With a new singer, the multi-national symphonic power metal band goes back to their comfort zone with renewed energy and confidence.
NOTE: I had intended to publish this review with Suite101 this weekend. However, the website is currently experiencing kinks and bugs that will make it impossible to publish the review there before the album’s release date on Tuesday, October 30th. So, I’m posting the review here instead. Enjoy! And feel free to comment about the album or my review below.
When Kamelot’s long-time frontman Roy Khan left the band in 2010, fans and critics alike were nervous. Khan was part of the band’s songwriting nucleus; and his deep, velvety voice had woven itself into Kamelot’s symphonic power metal trademark. What would his departure mean for the band? Would there be a drastic change in sound? And, would the new singer be able to rise above the metal world’s mountainous expectations? With Kamelot’s tenth studio album, Silverthorn, the answers to those last two questions are respectively – and firmly – “no” and “yes.”
Silverthorn sees Kamelot moving away from the gritty, off-kilter darkness of 2010’s Poetry For The Poisoned and returning to the power metal majesty of earlier albums. Certain moments on the new album are reminiscent of what we’ve heard on The Black Halo (2005), Ghost Opera (2007), and Karma (2001). The sweeping melodies are back, as well as the rhythmic and theatrical exuberance fans had previously come to expect from Kamelot. It’s as though the new songwriting team (keyboardist Oliver Palotai joining founder / guitarist Thomas Youngblood) and line-up were intent on maintaining that familiarity in sound. Seventh Wonder frontman Tommy Karevik sounds right at home as Kamelot’s new singer. His smooth, expressive voice fits the music like a leather glove, and his broad vocal range treats listeners to some of the highest notes we’ve heard on a Kamelot album for quite some time.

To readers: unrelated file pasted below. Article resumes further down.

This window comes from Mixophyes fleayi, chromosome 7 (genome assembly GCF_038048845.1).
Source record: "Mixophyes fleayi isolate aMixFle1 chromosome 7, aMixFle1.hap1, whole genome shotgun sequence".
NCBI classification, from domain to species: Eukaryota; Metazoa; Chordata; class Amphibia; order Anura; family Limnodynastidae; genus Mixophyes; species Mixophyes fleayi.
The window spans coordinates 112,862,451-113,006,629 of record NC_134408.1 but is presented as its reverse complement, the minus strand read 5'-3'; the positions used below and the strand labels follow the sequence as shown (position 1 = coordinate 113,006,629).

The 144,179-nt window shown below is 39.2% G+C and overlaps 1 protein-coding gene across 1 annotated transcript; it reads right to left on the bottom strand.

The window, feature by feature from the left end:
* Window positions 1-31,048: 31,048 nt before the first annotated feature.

Silverthorn is also Kamelot’s third concept album. The story unveils a series of secrets and cover-ups stemming from a young girl’s death at the hands of her twin brothers. Lead-off single “Sacrimony (Angel of Afterlife)” acts as the first chapter. It’s an instant Kamelot classic, thanks to vigorous grooves and riffs, dueling guitar and keyboard solos, and vocal cameos from Elize Ryd (Amaranthe) and lioness-growler Alissa White-Gluz (The Agonist). Other pivotal tracks in the story include “Song For Jolee” and “Prodigal Son.” The former is a ballad where Karevik paints a picture of guilt and sadness with finesse, while the latter swells from a haunting funerale into a whirling, pulsing catharsis.
Variety has long been one of Kamelot’s strengths, and that’s no exception on Silverthorn. You’ll hear everything from a dynamic modern rock edge (“Ashes To Ashes”), accordions and imposing Latin choirs (“Veritas”), to the occasional midtempo beat under siren-like guitar hooks (“Falling Like The Fahrenheit”). None of those tracks, however, come close to the shining gold of “Torn.” This should-be-future-single shows Kamelot at its best: double-kick driven, bombastic, and euphoric despite the lyrical introspection. And on top of all of that, Karevik nails the most salient chorus in the band’s history.
There really is a lot to like about Silverthorn, so much so that a reviewer like myself feels guilty about pointing out shortcomings. But, a couple songs (“Solitaire” and the title track) don’t possess the same magic that others do, and the repetition of certain words in the lyrics (“shadows,” “dark,” “light,” and “soul” are the first that come to mind) is a little too noticeable. And, even though Karevik thrives with Kamelot, he doesn’t unleash himself vocally the same way he does with Seventh Wonder. Then again, Kamelot and Seventh Wonder differ drastically in sound and vision – and Karevik’s ability to succeed as the singer in both bands is really a testament to his talents.
Any flaws on Silverthorn, however, are overpowered by the album’s greatest asset: its sense of rejuvenation. Every aspect of Kamelot pulses with energy and passion, and the band sounds inspired again. All of these crucial qualities were missing on Poetry For The Poisoned, and it’s gratifying to hear them return. This, along with Karevik’s addition, is the key reason for fans to be excited about Kamelot again.
Hell, Silverthorn gives us plenty of reasons to be excited. It may not match the excellency of The Black Halo, but it’s easily the best album Kamelot have put out since then. It also reassures fans that perhaps Poetry For The Poisoned was a misstep; and, despite all of the uncertainty of the past couple years (or possibly because of it), Kamelot have recovered with gusto and sharpened focus. Above all, Silverthorn is a true definition of the band’s music. This is how Kamelot should sound – and thank goodness they’ve gone back to it.
Best Songs: “Torn,” “Sacrimony (Angel of Afterlife),” “Prodigal Son,” “Song for Jolee”
Silverthorn is available in North America on October 30th through SPV / Steamhammer Records.